Do You Have a Gaming Philosophy?
We all play games for different reasons. Some will argue that “fun” is the common factor that unites all gamers, but it’s an extremely subjective term. I would argue that we all experience fun in our own way and therefore it is not a universal experience for all. The things that I enjoy in a game and that motivate me may be the complete opposite of the things that you like. It is our individual personalities and personal tastes that shape our motivations, causing us to gravitate towards certain genres of games as well as types of game play.
Our relationship with games is also affected by other factors. Time, money and even our personal morality all play a part in the way we perceive games and how we approach them. The rise of multi-player and social gaming in recent years has added yet another layer to this complex system. I therefore thought it would interesting to see if I could try and quantify my personal relationship with gaming. So here is a summary of my personal gaming philosophy. It’s fairly straight forward and not profound. But it works for me.
I play for mainly for entertainment. I like a good story and the vicarious thrill of shooting stuff and blowing crap up. Gaming shouldn't be a chore. Therefore if you do not enjoy a particular game then don’t play it. It’s your leisure time, why waste it?
I am a lazy gamer. Although I like a modicum of a challenge, I don’t want to have to jump through too many hoops to get the job done. Nor do I want to read an immense tome of instructions or learn excessively complex skills. I have to do that already in real life but at least I get paid for that. I certainly do not want such activities in my leisure activities.
I like games that offer different skills levels. I don’t like it when the learning curve has some rogue peaks in it. Getting stuck at a specific point is lazy game design in my view. Choice is king as far as I’m concerned.
I see games as a simple business transaction. Games are a business transaction and as such should be subject to all the usual consumer legislation. Gamers should not be exploited by the publishers and vice versa. I don’t like a high degree of gated content in games. I have paid for an experience and therefore expect to be able to access all relevant content within the confines of the game mechanics.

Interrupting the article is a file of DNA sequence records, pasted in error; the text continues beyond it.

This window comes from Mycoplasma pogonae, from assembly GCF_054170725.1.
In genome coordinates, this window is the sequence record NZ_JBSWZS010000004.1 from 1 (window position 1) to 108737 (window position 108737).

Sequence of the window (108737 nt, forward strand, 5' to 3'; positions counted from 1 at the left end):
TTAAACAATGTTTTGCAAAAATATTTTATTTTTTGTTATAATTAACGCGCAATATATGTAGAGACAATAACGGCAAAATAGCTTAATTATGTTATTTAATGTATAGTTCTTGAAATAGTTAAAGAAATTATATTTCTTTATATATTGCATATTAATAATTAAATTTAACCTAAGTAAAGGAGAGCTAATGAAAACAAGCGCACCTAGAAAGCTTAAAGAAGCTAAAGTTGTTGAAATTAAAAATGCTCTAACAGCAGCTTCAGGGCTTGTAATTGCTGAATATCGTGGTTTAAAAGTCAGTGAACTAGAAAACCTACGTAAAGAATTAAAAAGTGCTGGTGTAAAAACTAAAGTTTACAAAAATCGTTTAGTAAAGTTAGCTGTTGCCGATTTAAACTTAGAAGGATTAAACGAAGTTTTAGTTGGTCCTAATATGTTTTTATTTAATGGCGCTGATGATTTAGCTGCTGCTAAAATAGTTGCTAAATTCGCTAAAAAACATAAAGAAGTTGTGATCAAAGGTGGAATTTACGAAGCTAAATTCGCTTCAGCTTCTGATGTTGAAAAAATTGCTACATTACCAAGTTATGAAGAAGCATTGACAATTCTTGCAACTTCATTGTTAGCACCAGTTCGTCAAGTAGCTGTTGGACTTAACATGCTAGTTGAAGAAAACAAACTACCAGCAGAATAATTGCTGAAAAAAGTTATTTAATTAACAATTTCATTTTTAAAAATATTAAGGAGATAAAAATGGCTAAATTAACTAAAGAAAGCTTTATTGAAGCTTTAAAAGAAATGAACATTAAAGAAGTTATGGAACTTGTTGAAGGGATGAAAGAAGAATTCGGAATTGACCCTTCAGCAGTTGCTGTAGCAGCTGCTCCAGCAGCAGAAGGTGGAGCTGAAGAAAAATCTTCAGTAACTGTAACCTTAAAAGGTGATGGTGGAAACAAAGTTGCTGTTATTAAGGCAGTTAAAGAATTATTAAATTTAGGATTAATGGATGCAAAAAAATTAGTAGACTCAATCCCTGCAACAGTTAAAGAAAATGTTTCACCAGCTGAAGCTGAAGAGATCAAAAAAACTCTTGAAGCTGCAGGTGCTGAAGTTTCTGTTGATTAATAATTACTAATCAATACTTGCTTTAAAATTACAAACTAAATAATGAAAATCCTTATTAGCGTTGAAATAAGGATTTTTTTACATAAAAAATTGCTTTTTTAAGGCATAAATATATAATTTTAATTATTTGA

I play for my own pleasure and do not consider my in-game achievements of any significance outside of their own context. Outputting 11K DPS in STO says nothing about me as a person or reflects any prestige or merit. I wouldn't big up my gaming on my resume and don’t buy into that theory that gamers are all misunderstood minor deities and geniuses.
Game developers are not social workers or rock stars. The guys and girls that work in the gaming industry are not trying to develop some utopian meritocracy. Some may have aspirations of art but this is often tempered by the fact that they are working in a competitive industry driven by financial imperatives. They are not your friend or your enemy.
I like to play both solo and with groups. There are times when I want to play socially and then there are times when I need to play socially (IE I cannot do something alone and therefore grouping is a tool). There are also times when I want everyone to fuck off.
Treat other players how you like to be treated yourself. Courtesy goes a long way in gaming. Conduct yourself with decorum. Remember that chat can be switched off and problem players can be put on ignore. It is also important to take a stand from time to time. Call people out if they cross the line and never feel bad for reporting someone if they have clearly broken the TOS.
Gaming is just one of the things I enjoy. I like games and facets of gaming culture. I like to interact with the gaming community. However it does not define me. There are times when I will happily ignore gaming and focus on some other leisure activity. Everything in moderation as the expression goes.
I'm sure there are gamers whose personal philosophies are at total odds with mine and my foibles are a complete anathema to them. However there is no right or wrong when it comes to gaming philosophies (with possibly the exception of the “don’t be a dick” rule) and it really comes down to doing what is right for you. It can also be beneficial to take the time out and to actually clarify your own personal approach to gaming. It may well allow you to make better decisions about how you spend your leisure time.